Brian Daboll failed to prepare the Giants to face the Eagles

Brian Daboll was not favored to end up dancing with his team in the Giants locker room. The Eagles arrived at MetLife Stadium with an 11-1 record and with buses full of more talented players than they would face on a wet and grim December afternoon.

But that’s just it – the Giants didn’t compete. In their own building, facing a hated division rival in proper NFC East weather, the Giants failed to seize the opportunity and honor the playoff stakes at hand. It was meant to be a heated fight that would ultimately go to the top Eagles, not a glorified melee between colleges and jayvees with mercy rule concessions made at the end.

It’s about the rookie head coach. It’s about Brian Daboll.

“It all starts with me,” he said.

The the final score was 48-22, though Daboll said it better when he called it “forty-eight to whatever”. Whatever it was, in the end, it wasn’t good enough. The most famous fan in the house, former President Bill Clinton, wore a Giants cap at the start of the day and no cap at the end of the day. Clinton hadn’t seen a blowout like this since he pancaked Bob Dole in 1996.

Most alarming for the losing team, of course, is the advancing southward trend. The Giants, who stunned the entire league with their 6-1 start, have gone 1-4-1 since and are now 0-3-1 in the division. They could still salvage their playoff bid with a win in Washington, but if they couldn’t beat the Commanders at home, it’s hard to convincingly prove they’ll beat them on the road.

Brian Daboll
Brian Daboll failed to prepare the Giants to compete.
Bill Kostrun/New York Post

Four days after the Thanksgiving Day loss to Dallas, Daboll told his team, “The season starts now.” The following day, the Giants coach explained, “When you play meaningful games in December, I think that’s why we all do it.”

He needed to dig deep and inspire his players to reach the next level, and that didn’t happen. As aggressively as Daboll coached in the triumphant season-opening victory at Tennessee, he coached just as conservatively — he was scared of his own team, in other words — in the tie against Washington. On Sunday, the Giants didn’t appear to have been coached too conservatively.

They looked like they hadn’t been coached much.

A safety, Julian Love, sniffed out a fourth pass that should have been knocked down or intercepted before landing in the hands of DeVonta Smith for a 41-yard touchdown. A punter, Jamie Gillan, fumbled the ball and kicked it illegally for a devastating penalty who set up Jalen Hurts’ 33-yard touchdown to AJ Brown on the next snap.

The Eagles scored touchdowns on their first three possessions, and the Giants kicked (or attempted) on their first four possessions. Philly rushed for 253 yards and on the other side of the ball beat Daniel Jones, an important giant who came on to play. Even with a blocked punt in their favor, the Giants’ special teams appeared about as empty as their exhausted secondary.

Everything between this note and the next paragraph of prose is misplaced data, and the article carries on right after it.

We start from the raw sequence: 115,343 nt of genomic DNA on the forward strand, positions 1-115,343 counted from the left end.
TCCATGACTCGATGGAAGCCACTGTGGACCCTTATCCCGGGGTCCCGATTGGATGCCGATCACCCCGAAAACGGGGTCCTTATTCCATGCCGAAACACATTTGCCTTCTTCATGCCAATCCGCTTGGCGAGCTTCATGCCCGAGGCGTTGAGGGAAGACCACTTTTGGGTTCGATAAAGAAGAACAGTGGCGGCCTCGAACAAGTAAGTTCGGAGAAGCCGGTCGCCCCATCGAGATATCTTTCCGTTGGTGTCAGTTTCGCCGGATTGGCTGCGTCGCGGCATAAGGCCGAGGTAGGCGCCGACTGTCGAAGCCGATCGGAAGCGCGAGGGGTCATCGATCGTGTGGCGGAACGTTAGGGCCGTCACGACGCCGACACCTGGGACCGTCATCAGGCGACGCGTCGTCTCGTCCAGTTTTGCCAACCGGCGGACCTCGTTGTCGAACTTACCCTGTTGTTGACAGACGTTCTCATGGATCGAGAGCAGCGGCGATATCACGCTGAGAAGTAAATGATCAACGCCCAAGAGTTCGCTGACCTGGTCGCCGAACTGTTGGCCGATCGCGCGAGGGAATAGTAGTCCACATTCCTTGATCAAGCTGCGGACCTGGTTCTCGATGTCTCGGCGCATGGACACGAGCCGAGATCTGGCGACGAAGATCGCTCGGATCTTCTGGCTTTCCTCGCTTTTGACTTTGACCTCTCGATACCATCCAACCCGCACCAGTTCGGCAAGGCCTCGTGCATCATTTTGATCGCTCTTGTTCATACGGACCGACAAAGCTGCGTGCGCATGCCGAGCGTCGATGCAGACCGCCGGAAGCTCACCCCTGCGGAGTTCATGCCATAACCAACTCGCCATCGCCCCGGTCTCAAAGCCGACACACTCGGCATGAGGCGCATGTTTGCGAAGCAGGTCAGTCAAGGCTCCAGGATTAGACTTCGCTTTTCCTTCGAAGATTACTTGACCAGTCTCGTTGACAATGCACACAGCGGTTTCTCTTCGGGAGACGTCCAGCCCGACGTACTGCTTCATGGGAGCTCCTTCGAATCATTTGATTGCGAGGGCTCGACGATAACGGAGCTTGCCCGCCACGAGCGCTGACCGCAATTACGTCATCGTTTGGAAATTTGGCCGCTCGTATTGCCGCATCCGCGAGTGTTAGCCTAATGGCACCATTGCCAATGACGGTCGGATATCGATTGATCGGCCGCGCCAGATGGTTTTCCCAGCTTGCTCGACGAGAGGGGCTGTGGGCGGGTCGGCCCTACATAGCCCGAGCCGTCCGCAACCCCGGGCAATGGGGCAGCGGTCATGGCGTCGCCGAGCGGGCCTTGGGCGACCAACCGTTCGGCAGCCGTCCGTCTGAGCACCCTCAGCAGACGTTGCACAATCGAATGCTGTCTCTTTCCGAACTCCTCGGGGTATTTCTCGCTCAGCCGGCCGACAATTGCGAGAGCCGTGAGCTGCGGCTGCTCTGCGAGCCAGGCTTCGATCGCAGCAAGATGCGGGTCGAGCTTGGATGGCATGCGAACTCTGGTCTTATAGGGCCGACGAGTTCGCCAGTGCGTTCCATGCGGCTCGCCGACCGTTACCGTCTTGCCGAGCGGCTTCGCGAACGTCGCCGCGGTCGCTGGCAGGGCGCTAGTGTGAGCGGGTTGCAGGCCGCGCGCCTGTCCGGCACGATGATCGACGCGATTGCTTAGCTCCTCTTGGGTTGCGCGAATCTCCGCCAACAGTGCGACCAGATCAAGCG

“Sometimes you get your ass beaten; it’s as simple as it gets,” Love said. “But we can’t let this escalate, really. … Our morale must remain high, because it has been high all year.

Brian Daboll reacts during the Giants loss to the Eagles.
Brian Daboll reacts during the Giants loss to the Eagles.
Bill Kostrun/New York Post

Daboll still deserves a ton of credit for that. He remains the main reason a team that many thought would go 5-12 this year, if lucky, can still make the franchise’s first playoff appearance since 2016. Daboll earned near-miss approval universal throughout the organization – from the locker room to the cafeteria. at the front office — for a friendly approach to leadership.

Love, a four-year veteran who is on his third Giants head coach, recently told The Post that Daboll’s willingness to “allow us to be ourselves” has been “refreshing compared to what we had before”. It’s an open secret that the remnants connect to Daboll in a way they didn’t connect to Joe Judge.

But truth be told, what Daboll put on the field against Philadelphia was taken from Pat Shurmur’s playbook. It was unacceptable football, and the Giants coach knows it. He worked for Bill Belichick and Nick Saban, and he was raised by a grandmother who was tougher than both of them. All three would have told him that he had to do better.

“They outplayed us, they outplayed us,” Daboll said in his post-match press conference, before confirming that “losing sucks”. He maintained that he had no problem with his players’ effort, just their execution, a tough demand to buy.

“You lose like that, you own it,” Daboll conceded. “You make no excuses.”

Not even with Saquon Barkley knocked out, and with Leonard Williams out. The Eagles have what Daboll called “a star roster,” including two point guards in Hurts and Smith who helped them win a national title with Saban at Alabama. They’re the best bet to win the Super Bowl for a reason.

But the Eagles lost to Washington, which meant the Giants should have found a way to compete with them at home. The failure to do so in a big December game belongs squarely to Brian Daboll’s office.

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